A long time personal blogger who stumbled onto the blog world by chance, Shail Mohan is known for her poetry and fiction snippets. She explores her interest in photography through her photo blog and specializes in bird photography. She also notes down the adventures of her dog Luci, by having a separate blog for her. Though she has varied interests, she also pens down her strong feminist voice in her blog, in her own humorous style.
A journalist by profession, Amrita Mukherjee turned to blogging after the arrival of her son in 2010. Juggling between the roles of motherhood and freelance writer she is the author of a fiction book, Exit Interview. Her latest book, Museum of Memories is a collection of short stories which hit the stores last week. On her blog she writes about women’s issues, as she always aspired to. Amrita hopes to make a difference through her blog in the way this world perceives women.
A marketing professional, Unmana Dutta specializes in online content marketing while writing for multiple publications, Women’s Web being one of them. Unmana has also authored a book, The Voices in my Head. Along with sharing her thoughts on books, movies, marketing and career development, she writes on feminism too. In 2015, she blogged for 100 days on spreading positive feminism and writing a series, Feminist Joys.
A senior citizen, retired from IITB as a technical staff in department of Computer Science, Suranga Date started blogging in 2006. Her blog name is Ugich Konitari (which means someone just like that) where she shares her childhood memories and her opinions on the happening events around her. Through her satirical humor, she points to the issues faced by women in general. She owns multiple blogs to cater to her diverse interests like poetry and medical science.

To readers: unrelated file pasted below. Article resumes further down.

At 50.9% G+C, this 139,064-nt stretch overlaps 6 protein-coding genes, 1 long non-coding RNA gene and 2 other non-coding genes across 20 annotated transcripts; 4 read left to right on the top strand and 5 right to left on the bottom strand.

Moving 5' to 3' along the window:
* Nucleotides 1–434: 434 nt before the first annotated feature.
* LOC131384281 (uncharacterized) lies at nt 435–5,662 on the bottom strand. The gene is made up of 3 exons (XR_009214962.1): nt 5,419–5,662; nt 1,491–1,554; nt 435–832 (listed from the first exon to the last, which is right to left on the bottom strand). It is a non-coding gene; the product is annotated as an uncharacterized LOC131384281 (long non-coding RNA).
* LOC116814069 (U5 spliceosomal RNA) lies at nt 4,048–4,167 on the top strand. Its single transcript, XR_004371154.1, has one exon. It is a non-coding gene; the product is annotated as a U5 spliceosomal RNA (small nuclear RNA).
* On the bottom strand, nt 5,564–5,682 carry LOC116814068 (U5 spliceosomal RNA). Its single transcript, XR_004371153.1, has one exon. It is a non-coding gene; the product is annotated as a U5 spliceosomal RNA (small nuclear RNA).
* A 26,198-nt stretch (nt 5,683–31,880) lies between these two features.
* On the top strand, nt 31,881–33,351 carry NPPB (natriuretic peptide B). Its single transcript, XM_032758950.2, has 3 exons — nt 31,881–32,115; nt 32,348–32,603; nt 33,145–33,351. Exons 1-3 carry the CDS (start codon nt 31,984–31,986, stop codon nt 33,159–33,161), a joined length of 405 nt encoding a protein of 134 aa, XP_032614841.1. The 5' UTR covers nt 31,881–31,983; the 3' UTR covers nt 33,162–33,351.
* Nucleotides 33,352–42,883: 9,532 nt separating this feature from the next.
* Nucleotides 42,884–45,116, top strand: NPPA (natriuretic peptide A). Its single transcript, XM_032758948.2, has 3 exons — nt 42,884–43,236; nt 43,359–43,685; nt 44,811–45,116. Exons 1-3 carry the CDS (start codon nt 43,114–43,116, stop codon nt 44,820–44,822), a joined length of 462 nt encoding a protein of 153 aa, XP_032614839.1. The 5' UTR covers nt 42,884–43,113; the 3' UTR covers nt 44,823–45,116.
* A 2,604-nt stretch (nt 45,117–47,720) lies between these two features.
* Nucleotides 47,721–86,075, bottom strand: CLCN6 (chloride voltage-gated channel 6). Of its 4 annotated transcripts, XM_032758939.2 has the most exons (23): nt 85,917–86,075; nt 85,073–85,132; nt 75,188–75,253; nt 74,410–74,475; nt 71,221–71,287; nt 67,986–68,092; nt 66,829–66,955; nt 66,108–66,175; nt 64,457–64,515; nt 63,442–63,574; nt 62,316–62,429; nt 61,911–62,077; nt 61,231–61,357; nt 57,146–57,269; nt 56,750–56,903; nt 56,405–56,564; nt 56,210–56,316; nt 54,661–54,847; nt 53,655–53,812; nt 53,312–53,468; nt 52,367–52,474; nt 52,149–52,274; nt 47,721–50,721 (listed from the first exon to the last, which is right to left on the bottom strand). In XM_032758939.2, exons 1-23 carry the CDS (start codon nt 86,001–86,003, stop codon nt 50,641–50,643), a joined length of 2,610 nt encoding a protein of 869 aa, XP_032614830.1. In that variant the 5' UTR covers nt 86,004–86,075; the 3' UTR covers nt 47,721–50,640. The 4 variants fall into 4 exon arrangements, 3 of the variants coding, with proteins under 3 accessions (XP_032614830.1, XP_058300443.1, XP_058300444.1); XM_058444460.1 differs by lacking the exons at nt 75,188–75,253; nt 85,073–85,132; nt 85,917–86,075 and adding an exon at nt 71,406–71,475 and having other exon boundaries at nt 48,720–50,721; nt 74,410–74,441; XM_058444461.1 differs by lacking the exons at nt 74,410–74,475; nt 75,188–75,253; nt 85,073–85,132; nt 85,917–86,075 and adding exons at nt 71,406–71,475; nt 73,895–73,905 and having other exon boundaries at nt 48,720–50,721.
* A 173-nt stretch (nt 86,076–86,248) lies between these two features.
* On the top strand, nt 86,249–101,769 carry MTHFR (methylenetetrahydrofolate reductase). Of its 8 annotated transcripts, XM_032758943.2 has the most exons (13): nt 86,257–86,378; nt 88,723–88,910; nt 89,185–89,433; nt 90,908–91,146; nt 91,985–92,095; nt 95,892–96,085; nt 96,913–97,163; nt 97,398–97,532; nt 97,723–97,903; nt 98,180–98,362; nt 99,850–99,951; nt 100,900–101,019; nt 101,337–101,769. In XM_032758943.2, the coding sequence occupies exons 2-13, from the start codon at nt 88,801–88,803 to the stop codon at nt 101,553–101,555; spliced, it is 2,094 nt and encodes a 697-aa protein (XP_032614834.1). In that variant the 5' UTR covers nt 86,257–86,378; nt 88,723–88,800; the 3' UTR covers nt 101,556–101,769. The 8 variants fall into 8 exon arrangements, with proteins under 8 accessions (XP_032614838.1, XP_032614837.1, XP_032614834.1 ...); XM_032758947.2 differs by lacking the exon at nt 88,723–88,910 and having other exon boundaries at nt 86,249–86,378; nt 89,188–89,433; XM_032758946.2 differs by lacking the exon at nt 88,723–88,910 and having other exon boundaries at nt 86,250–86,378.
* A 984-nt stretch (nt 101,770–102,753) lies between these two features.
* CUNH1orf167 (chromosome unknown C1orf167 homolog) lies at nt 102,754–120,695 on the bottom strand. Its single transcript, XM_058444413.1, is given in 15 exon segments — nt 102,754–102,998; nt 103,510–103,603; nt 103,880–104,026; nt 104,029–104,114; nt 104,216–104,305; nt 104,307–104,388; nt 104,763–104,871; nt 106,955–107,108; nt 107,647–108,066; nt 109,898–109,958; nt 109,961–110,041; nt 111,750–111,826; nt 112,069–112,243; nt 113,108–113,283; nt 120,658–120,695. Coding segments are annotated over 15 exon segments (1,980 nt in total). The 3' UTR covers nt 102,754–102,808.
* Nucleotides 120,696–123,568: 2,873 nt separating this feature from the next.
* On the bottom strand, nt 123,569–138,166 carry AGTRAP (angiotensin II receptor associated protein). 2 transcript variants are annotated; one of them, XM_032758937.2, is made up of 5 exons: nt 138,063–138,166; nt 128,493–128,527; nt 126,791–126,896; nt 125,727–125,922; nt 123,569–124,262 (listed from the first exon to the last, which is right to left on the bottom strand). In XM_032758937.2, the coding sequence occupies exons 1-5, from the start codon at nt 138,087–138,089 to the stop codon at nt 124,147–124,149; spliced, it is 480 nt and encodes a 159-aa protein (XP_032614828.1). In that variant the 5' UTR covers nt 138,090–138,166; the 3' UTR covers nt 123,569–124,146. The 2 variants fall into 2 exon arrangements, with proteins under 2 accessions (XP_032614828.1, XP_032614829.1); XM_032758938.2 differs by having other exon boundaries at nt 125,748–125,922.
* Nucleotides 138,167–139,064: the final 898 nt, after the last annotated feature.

Rachna Parmar, a mother of two boys is known mostly as a parenting blogger who also shares her cooking skills through her cookery blog. Being a content writer, she has managed to write on varied topics on her blog, which includes social issues on women too. Rachna provides a perspective of stay-at-home women scrutinized for their choices and being independent through freelance writing, while managing the family relationships, and raising young boys to treat women fairly.
Richa Singh, earlier known as subzeroricha in the Twitter world actively tweets away her thoughts and opinions on varied topics. She can never resist pouring her thoughts over woman-centric issues, be it the Anti Romeo Squads or women’s harassment. She is the brain behind BlogChatter which conducts weekly Twitter chats bringing bloggers together over interesting conversations.
A freelance writer and a new author in the making, Nabanita collects her random thoughts in her blog. A mother to a toddler, her experiences of motherhood reflect in her MommyTalks. But Nabanita also blogs strongly about gender parity. She has posted a series of posts under #FeministMondays (previously under the hashtag #IAmAFeminist) to make women realize their worth.